The abuse of euphemism violates our inherent duty to speak the truth, as well as the right of others to receive it. It actually inclines people toward intellectual dishonesty, as authentic expression becomes fuzzy, at best. Instead, it carefully conditions us all to glaze sweetly over the truth, making it easier to turn a blind eye or to remain ignorant of horrific human realities. For example, instead of hearing reports of the number of deaths of innocent civilians, we hear only of the war’s inevitable “collateral damage.”
A recent instance of euphemism-gone-wrong that gained much attention recently was an article in which The New York Times reported that the abortionist Kermit Gosnell was convicted for murdering born “fetuses,” instead of using the proper medical term “baby.”
So the question is begged, why did The New York Times not use the proper medical terminology?
It seems that there are two plausible reasons: 1) The writer’s ignorance of proper scientific terminology or 2) The writer’s particular political leanings.
If the misuse was out of the writer’s ignorance of appropriate medical jargon, then it speaks for a lack of professionalism and journalistic ethics. If it was done due to the writer’s personal politics, then it speaks for a lack of professionalism and journalistic ethics.
Our shared humanity causes every one of us to cringe when we read about living babies’ spinal cords being cut, their heads severed and their little feet kept in Dr. Gosnell’s office in jars. Yet, if you tack a benign label on the victims, such as “fetus,” suddenly we are no longer quite as horrified, as the images of a sadistic doctor enacting torture on little innocent people, fade away. Instead, the sanitized euphemism attempts to create a safe emotional and sensory distance for the reader that keeps him or her safe from the ugly reality.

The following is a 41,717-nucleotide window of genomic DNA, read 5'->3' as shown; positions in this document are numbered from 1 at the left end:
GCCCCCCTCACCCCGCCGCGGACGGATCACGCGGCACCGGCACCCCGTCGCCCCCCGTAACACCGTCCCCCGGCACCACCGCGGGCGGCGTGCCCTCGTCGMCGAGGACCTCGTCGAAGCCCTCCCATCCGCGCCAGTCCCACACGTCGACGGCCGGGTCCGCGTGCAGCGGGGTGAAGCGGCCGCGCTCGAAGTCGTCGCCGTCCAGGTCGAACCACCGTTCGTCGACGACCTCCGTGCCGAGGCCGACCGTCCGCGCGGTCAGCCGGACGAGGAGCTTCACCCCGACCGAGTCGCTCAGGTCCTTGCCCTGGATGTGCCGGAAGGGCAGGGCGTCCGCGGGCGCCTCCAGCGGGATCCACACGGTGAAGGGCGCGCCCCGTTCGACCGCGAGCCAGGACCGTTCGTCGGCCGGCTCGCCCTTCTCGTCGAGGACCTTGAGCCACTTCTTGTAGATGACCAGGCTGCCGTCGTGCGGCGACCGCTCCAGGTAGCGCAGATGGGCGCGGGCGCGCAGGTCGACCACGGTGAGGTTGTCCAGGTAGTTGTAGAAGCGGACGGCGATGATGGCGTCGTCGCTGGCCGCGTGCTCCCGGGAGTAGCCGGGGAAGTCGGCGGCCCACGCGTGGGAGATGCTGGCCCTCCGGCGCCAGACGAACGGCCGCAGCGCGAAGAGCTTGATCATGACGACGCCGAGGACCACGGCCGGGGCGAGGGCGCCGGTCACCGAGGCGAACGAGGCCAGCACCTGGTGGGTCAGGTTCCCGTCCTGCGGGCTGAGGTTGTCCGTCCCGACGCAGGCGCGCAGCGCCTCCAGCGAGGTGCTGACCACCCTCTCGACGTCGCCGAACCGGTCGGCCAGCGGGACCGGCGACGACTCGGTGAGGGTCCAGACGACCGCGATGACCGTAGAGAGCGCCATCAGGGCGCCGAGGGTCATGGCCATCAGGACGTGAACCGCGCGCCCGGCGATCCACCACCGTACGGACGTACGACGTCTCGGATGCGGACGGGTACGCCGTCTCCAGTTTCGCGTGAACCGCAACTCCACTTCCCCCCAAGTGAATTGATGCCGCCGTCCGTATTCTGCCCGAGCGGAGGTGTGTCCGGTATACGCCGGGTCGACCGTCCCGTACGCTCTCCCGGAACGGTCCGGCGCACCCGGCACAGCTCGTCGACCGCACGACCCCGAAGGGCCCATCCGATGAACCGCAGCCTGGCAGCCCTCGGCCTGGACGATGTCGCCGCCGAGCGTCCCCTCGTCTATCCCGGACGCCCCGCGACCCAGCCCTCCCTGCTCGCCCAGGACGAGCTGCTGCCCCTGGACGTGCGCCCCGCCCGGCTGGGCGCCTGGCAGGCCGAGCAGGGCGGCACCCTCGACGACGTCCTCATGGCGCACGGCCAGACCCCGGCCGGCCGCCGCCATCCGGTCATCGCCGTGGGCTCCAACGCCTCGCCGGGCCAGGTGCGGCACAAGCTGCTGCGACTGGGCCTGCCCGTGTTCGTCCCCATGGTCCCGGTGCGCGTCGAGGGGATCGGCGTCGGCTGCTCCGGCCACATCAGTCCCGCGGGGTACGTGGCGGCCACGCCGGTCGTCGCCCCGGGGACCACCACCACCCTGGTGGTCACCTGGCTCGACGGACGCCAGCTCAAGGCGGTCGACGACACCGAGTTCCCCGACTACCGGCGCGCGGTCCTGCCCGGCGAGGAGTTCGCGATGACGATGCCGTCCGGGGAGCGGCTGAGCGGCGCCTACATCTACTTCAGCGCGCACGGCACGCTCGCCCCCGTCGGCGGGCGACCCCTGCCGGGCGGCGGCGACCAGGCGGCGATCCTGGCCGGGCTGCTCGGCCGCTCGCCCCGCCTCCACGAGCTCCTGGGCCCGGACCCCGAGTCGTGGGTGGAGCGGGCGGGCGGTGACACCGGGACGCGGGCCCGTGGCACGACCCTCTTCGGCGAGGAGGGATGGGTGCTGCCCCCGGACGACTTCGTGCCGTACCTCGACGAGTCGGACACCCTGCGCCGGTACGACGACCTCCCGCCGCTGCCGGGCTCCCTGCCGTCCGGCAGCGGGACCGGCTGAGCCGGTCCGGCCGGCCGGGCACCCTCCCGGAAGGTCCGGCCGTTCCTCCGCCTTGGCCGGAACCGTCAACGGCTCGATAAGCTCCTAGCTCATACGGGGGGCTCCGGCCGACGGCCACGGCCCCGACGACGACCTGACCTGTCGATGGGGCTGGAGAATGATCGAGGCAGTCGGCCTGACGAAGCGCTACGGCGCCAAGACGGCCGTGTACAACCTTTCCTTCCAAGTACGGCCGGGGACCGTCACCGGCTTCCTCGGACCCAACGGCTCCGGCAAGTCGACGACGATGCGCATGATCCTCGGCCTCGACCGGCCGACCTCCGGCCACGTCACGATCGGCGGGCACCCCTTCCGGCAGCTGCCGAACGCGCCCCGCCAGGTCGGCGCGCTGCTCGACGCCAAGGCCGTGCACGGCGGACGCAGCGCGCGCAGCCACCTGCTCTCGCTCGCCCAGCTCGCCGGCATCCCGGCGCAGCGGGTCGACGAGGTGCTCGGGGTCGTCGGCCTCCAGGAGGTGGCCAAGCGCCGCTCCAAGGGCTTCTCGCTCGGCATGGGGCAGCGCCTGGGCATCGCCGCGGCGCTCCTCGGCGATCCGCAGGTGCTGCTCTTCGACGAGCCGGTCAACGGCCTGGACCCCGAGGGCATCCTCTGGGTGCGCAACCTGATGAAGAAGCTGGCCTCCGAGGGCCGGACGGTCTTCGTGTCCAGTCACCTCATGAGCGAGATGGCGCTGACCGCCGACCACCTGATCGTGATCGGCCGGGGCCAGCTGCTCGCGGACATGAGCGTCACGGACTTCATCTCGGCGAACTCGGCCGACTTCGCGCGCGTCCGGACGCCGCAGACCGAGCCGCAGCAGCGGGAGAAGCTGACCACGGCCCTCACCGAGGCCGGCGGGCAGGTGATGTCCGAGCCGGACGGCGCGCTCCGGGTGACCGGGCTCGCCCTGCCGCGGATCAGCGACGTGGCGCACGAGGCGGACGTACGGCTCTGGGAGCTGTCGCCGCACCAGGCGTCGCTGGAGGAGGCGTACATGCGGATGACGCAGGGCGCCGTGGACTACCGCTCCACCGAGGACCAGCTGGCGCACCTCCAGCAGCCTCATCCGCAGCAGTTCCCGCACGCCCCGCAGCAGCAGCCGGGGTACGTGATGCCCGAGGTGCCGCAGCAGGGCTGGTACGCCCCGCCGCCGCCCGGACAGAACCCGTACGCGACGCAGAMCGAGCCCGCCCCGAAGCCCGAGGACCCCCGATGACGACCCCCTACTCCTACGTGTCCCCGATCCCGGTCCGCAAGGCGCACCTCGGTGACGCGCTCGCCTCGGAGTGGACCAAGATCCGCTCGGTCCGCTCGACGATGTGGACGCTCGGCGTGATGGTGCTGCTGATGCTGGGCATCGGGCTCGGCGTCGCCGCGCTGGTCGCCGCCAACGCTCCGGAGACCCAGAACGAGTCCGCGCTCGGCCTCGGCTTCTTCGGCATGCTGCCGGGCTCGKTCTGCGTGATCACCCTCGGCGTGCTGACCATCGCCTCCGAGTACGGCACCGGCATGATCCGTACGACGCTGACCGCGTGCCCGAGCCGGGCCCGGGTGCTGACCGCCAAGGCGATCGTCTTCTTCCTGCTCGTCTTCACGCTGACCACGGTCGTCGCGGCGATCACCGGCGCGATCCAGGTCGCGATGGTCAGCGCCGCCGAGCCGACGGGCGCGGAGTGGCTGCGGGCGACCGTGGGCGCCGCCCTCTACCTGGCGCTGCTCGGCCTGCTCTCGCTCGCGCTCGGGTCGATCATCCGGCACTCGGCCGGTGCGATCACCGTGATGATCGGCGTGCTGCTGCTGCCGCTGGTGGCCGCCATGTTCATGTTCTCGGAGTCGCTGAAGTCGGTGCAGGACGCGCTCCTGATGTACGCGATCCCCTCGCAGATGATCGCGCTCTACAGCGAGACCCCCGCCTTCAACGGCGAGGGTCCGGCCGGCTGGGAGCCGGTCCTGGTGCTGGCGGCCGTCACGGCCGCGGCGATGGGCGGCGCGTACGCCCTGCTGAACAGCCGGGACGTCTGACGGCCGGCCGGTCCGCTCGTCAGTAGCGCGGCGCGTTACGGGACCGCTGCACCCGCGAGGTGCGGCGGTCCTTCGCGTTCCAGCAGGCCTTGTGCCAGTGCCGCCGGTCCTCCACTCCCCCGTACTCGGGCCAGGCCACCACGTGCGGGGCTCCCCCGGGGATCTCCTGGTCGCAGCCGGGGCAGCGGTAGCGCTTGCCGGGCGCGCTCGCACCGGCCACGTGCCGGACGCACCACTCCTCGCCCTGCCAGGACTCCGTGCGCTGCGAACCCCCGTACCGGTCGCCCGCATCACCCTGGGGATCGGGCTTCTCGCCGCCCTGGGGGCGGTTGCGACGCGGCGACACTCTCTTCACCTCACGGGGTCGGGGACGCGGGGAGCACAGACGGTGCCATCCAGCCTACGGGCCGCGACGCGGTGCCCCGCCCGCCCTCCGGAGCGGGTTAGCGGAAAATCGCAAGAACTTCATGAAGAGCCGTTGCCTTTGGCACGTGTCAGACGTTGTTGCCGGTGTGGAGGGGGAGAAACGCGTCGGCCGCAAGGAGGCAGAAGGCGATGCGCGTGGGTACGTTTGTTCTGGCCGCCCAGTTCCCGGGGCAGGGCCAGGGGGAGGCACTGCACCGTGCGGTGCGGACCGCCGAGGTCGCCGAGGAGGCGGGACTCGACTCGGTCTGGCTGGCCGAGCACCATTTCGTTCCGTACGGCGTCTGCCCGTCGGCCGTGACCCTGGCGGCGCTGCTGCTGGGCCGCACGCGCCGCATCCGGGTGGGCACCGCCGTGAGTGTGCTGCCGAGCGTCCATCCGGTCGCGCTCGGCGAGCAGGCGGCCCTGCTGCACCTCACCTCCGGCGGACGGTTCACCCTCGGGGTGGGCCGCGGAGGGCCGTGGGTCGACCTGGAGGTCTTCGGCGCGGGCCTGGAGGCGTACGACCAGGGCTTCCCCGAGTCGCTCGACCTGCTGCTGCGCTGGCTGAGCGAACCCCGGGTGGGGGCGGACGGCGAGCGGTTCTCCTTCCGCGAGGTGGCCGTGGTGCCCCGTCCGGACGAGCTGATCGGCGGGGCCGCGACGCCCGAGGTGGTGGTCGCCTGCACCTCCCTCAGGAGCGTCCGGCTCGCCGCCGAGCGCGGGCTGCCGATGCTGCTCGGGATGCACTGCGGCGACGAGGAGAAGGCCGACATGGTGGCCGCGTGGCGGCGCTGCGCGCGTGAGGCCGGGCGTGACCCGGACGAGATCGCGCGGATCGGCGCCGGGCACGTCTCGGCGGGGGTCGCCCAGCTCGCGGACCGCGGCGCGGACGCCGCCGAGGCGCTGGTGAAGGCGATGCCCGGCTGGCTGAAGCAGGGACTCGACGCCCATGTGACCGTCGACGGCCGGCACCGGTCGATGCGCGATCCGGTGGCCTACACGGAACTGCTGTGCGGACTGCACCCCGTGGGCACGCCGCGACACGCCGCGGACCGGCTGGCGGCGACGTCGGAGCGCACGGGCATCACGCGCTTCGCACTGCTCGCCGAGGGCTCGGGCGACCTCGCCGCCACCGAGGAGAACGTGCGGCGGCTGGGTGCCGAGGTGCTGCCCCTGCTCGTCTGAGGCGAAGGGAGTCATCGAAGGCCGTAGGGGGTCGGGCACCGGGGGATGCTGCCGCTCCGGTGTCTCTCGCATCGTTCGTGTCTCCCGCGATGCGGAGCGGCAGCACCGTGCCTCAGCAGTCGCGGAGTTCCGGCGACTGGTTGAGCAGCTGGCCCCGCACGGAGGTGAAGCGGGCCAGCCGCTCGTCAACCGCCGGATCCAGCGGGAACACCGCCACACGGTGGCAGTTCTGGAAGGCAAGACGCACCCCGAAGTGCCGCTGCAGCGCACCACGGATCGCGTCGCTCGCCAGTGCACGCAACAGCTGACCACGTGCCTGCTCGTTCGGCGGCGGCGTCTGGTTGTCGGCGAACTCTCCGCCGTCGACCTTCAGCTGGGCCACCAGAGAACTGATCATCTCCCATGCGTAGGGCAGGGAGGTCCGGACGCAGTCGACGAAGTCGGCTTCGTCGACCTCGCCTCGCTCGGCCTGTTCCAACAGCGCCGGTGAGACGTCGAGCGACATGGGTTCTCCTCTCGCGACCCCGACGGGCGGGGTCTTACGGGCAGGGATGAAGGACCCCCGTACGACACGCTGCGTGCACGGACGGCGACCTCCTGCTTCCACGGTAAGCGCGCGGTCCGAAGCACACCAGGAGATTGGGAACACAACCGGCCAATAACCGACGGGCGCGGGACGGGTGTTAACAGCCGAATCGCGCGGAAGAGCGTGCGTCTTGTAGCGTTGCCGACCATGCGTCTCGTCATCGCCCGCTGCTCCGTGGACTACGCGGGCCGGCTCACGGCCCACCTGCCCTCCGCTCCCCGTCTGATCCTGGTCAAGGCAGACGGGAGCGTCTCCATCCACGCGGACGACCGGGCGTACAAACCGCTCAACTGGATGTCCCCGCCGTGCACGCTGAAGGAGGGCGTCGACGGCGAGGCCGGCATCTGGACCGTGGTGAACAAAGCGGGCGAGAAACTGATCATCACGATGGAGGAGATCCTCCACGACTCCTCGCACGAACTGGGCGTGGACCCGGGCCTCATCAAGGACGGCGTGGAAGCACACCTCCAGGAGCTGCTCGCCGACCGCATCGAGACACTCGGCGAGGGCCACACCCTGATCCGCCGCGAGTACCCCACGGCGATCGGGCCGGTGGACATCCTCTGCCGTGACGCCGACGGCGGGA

Language has power. Many of us do not stop to consider the power we wield through the daily use of our tongues and pens. As humans working toward the betterment and good of society, it is our duty to consciously reject vague euphemistic language that has been prescribed over the years by politics and media. It is our responsibility to allow the light of truth to shine in our words.
Prudentially speaking, this does not mean throwing caution to the wind and attempting to abrasively force the truth down the throat of everyone you meet. To the contrary, I think the best and most enduring examples of speaking truth to power effectively, come to us from great literature. One of the very things that make great books timeless is the ability to express eternal truths with language elevated to its highest form.
Great writers from Cicero to Augustine and Aristotle to Aquinas, to those who possessed mastery over the English language like G.K. Chesterton, T.S. Eliot, Russell Kirk, Evelyn Waugh, Chaucer or Shakespeare, demonstrated that with the power of the pen the combination of truth, goodness and beauty has the ability to sweep us right off our unsuspecting feet. Undiluted truth draped in beauty resonates profoundly in the human soul. This approach is a far cry from diluting truth with ambiguous meaning, then wrapping it in a profanely ornate bow.
As we chose our language in every moment of our lives — whether in public or private conversation — it should be done consciously, carefully and cautiously. We must always consider the great responsibility that is tied to its use.
Most importantly, it should always be directed to the true, the good, and the beautiful. Since we know that the truth always finds its way to the light, the sure prescription for winning any war of words is to toss away careless euphemism and arm oneself with the greatest weapon of all: the truth, the whole truth and nothing but the truth.